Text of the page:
We just went over how to create an effective provider-facing education program about health literacy. Here’s a quick recap.

How to make the program succeed

  • Provide accurate information.
  • Use effective communication.
  • Use a variety of learning methods.
  • Use co-creation.
  • Use a tailored approach. 
  • Use a systemic process.

How to structure the program

We discussed how to structure an education program that teaches providers key principles of health literacy.

Part 1: Personal health literacy

  • Define personal health literacy.
  • State that personal health literacy affects health.
  • State that limited personal health literacy is common.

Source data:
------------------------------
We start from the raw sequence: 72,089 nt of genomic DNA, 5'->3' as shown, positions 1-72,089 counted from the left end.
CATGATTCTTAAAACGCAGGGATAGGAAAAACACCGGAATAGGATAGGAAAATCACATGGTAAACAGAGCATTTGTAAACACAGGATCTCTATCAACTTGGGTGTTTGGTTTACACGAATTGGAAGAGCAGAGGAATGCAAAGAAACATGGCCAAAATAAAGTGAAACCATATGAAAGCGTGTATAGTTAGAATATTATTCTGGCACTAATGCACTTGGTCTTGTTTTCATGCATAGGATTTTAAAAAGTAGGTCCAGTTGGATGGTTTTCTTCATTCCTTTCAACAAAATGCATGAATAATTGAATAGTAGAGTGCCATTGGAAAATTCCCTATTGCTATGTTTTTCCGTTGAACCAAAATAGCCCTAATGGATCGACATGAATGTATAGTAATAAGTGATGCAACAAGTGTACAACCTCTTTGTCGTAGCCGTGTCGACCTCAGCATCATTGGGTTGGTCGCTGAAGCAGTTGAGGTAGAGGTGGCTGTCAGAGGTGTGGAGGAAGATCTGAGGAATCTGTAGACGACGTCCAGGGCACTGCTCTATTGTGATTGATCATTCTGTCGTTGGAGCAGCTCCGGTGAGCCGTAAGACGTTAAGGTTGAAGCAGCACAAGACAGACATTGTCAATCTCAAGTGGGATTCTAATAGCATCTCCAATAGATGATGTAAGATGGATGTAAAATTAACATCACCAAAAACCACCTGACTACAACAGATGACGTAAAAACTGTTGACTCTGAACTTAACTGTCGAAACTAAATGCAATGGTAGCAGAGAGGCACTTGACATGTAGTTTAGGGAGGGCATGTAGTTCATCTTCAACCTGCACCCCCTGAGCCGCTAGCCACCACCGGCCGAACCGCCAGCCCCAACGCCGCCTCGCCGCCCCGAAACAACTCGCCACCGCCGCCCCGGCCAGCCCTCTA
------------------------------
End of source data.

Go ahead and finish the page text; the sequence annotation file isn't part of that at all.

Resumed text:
• State that limited personal health literacy is hard to spot.
  • Incorporate patient stories.

Part 2: Organizational health literacy

  • Define organizational health literacy.
  • List the benefits of promoting organizational health literacy.
  • State that effective communication in healthcare is a universal precaution.

Part 3: Plain language

  • Define plain language.
  • Tell how to use plain language.
  • Put plain language into action.

Part 4: Teach-back

  • Define teach-back.
  • Tell how to use teach-back.
  • Put teach-back into action.



We extend our sincere gratitude to 
Sophia Wong, for her invaluable peer review and expert feedback, which significantly contributed to the enhancement of this article.